With young subjects, a vivid palette and delightful details, the four portraits in lots 1218 to 1220 are a delightful and extremely rare discovery of the work of America’s first professional African American portrait painter, Joshua Johnson (c. 1763-after 1824). All four feature a background comprised primarily of a flowering bush while the two in the pair offered here also include a butterfly, details that based on a comparison to Johnson’s other works, indicate they were made in the early years of the nineteenth century when the artist was at the prime of his career. For the 1987-1988 exhibition, Joshua Johnson: Freeman and Early American Portrait Painter, the catalogue authors recorded three portraits by Johnson with a similar background and butterfly, all of which are now in public collections. Two of these have identified sitters, Sarah Maria Coward (1802-1860) and Adelia Ellender (c.1803-after 1841) (fig. 1) and thus can be dated between 1803 and 1805. Titled In the Garden, the third related portrait in the exhibition depicts an unidentified girl and since 1988, at least two other portraits, both also with unidentified subjects, with flowering bushes and a butterfly have sold at auction. In all these portraits, the children point toward the butterfly, a gesture whose meaning is not clear. One possibility, as noted in the catalogue for the above exhibition, is that the butterfly was a Christian symbol. Representing resurrection after the cocoon stage, butterflies are depicted alongside Christ in 16th and 17th century European works and its presence in Johnson’s portraits may reference the resurrection of all men (Carolyn J. Weekley, Stiles Tuttle Colwill et al., Joshua Johnson: Freeman and Early American Portrait Painter (Williamsburg, VA and Baltimore, 1987), pp. 114-115, 119-121, cats. 17, 23, 25; Christie’s New York, 21-22 January 1994, lot 218; Skinner, 18 February 2007, lot 164).
Additional details—in technique, execution and composition—clearly illustrate the work of Joshua Johnson. In all four portraits, the shaping of the children’s ovoid eyes, small mouths, fingers thickly outlined in reddish hues and red shoes, are all seen with great frequency in Johnson’s portraits of children. Furthermore, in the portrait of the girl in the lot offered here, the index finger has a noticeably wavy tip, an individualistic rendering that is also seen in several of Johnson’s portraits, including that of Adelia Ellender (fig. 1). Mirror images of each other, the poses in the pair offered here are similar to that of the unidentified girl whose portrait sold at Skinner in 2007 (cited above), with outstretched arm bent at the elbow and pointing downward and other arm hanging straight down.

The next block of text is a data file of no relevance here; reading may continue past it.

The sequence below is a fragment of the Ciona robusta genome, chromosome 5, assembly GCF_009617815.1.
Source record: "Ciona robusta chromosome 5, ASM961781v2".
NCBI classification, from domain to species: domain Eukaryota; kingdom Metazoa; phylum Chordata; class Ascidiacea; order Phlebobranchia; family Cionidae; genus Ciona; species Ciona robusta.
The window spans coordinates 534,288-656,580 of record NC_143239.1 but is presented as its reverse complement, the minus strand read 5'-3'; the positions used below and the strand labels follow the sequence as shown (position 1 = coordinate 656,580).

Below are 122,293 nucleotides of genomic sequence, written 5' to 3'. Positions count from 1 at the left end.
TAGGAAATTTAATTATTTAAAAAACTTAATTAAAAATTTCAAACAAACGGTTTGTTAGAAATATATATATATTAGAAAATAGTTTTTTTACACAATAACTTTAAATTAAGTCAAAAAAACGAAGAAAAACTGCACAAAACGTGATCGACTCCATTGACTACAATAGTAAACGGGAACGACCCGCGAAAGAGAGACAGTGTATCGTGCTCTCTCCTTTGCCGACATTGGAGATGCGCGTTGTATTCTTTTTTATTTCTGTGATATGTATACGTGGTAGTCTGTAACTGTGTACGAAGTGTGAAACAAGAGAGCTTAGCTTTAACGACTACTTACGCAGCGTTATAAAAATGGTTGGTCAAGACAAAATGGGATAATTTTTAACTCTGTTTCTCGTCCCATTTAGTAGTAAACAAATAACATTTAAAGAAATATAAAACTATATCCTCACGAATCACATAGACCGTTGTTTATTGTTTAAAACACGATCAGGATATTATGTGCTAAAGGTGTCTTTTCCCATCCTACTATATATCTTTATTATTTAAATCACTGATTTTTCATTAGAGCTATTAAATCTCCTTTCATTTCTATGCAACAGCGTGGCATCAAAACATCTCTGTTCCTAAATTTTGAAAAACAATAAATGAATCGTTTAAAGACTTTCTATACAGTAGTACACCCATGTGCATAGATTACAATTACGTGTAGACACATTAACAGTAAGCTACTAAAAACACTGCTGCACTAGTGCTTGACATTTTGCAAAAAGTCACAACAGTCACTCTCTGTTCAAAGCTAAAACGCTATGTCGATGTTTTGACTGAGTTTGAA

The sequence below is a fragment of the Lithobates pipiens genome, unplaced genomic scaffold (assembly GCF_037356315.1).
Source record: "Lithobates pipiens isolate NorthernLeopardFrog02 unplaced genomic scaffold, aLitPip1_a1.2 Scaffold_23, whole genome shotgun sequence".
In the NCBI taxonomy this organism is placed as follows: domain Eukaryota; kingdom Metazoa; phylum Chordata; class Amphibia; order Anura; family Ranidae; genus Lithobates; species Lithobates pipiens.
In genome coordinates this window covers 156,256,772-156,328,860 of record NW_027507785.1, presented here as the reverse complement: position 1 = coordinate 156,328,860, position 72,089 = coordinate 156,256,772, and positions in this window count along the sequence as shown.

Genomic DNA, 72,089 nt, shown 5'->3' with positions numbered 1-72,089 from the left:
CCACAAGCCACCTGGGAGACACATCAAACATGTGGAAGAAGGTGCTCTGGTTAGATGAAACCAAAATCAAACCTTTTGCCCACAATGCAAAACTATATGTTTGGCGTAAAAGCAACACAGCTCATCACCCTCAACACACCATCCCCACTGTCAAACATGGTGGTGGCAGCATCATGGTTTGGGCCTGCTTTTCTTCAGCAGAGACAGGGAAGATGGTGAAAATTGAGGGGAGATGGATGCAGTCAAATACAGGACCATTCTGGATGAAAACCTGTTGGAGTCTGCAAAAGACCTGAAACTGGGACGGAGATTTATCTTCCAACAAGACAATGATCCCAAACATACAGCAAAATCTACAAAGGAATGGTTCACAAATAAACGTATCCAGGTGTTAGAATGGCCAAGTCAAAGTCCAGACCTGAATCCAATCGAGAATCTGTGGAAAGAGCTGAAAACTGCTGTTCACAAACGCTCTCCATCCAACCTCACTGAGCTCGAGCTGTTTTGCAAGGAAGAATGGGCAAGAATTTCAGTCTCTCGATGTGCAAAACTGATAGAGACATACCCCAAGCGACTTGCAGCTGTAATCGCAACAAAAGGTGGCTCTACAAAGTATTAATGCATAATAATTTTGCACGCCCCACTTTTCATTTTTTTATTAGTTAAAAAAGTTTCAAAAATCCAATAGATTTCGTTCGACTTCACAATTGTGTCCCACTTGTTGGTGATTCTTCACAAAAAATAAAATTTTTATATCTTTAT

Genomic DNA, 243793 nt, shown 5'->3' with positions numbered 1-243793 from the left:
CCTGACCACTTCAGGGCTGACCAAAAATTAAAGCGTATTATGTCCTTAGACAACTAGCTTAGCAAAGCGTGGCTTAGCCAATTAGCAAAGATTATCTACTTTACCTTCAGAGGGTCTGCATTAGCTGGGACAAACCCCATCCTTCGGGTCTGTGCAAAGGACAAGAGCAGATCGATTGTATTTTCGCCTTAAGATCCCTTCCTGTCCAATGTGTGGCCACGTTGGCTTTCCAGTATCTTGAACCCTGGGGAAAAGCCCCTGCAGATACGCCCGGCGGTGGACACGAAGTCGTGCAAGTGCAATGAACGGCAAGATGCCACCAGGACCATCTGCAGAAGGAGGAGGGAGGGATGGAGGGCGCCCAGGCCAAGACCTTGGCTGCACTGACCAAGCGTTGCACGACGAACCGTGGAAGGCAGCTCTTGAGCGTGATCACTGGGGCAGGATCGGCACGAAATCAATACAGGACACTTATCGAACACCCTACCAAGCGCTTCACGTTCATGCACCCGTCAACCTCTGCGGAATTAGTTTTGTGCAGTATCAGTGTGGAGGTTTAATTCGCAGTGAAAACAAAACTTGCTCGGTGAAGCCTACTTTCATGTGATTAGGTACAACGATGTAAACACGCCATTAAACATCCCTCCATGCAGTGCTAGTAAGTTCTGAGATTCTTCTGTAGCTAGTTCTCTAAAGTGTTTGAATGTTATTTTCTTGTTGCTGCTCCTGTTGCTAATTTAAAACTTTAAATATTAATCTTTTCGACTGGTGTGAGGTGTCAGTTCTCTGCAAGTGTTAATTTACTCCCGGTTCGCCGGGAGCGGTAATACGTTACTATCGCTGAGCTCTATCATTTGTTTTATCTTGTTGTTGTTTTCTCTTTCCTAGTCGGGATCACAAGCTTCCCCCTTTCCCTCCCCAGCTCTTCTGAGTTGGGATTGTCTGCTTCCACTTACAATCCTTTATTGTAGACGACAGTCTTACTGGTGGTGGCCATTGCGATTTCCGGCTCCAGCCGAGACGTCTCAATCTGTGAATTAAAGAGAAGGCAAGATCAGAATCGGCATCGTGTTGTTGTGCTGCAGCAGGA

His work identified by J. Hall Pleasants in 1939, Joshua Johnson remains an enigmatic figure. Family histories and a listing as a “free coloured person” in the 1816/7 Baltimore City Directory indicated that he was African American but his background was unknown until the 1990s when newly discovered court records revealed his mixed-race heritage. The records include a 1764 bill of sale from William Wheeler to George Johnson (Johnston) for a “mulatto boy named Joshua” and a 1782 manumission order for Joshua Johnson that reveals his age at the time as “upwards of Nineteen Years” and that he was the son of his owner, George Johnson. In 1782, he was apprenticed to a blacksmith but little is known of his life until 1796, when he is listed as a portrait painter in the Baltimore City Directory. Two years later, he placed his first advertisement, in which he noted that he was a “self-taught genius.” Additional advertisements and directories indicate his various addresses until 1824, after which there is no record of his life (Jennifer Bryan and Robert Torchia, “The Mysterious Portraitist Joshua Johnson,” Archives of American Art Journal, vol. 36, no. 2 (1996), pp. 2-7; Carolyn J. Weekley, “Who Was Joshua Johnson?” in Weekley and Stiles, op. cit., pp. 47-67).
In all likelihood, the four portraits offered here have descended together in the family of the sitters for over two hundred years. They can be traced back as heirlooms inherited by Susanna (Wilcox) Dietrich (1873-1962), the great-grandmother of the current owner and almost certainly depict her ancestors, most likely one of her grandparents and his or her siblings. While little is known of her maternal grandparents, James St. Lawrence Perry and Anna (Ann) Sophia Buckley, and her paternal grandmother has not been identified, her paternal grandfather, William Littleton Wilcox (1804-1881) may be the sitter in the portrait of a boy offered in the current lot or perhaps in lot 1220. He was the son of Thomas Wilcox and Nancy Littleton and in the 1810 census, their household included two boys under 10 years old, one girl under 10 and one girl aged 10-16, which could reflect the four children in the portraits if the child in lot 1220 is male. Furthermore, Thomas Wilcox married secondly in 1808 Ann Baker. Her name is fairly common, but it is also the name of the mother of Sarah Maria Coward, whose portrait Phillips painted in circa 1804. As marriage dates, directories and census records seem to preclude the possibility of this being the same woman, it may indicate a genealogical tie between the Coward and Wilcox families. Although Thomas Wilcox lived in Dorchester, Maryland and cannot be placed in Baltimore during the time these portraits were executed, William Littleton Wilcox was in Baltimore by 1831 where he lived on North Gay Street, the same street where Joshua Johnson lived from c.1803-1809. If Wilcox is one of the sitters, the portraits presumably passed down to his son and namesake, William Littleton Wilcox (1838-1910) and then to his daughter Susanna (Susan) Helen Wilcox who in 1898 married Andrew Jackson Dietrich (1864-1943), all of whom lived in Baltimore.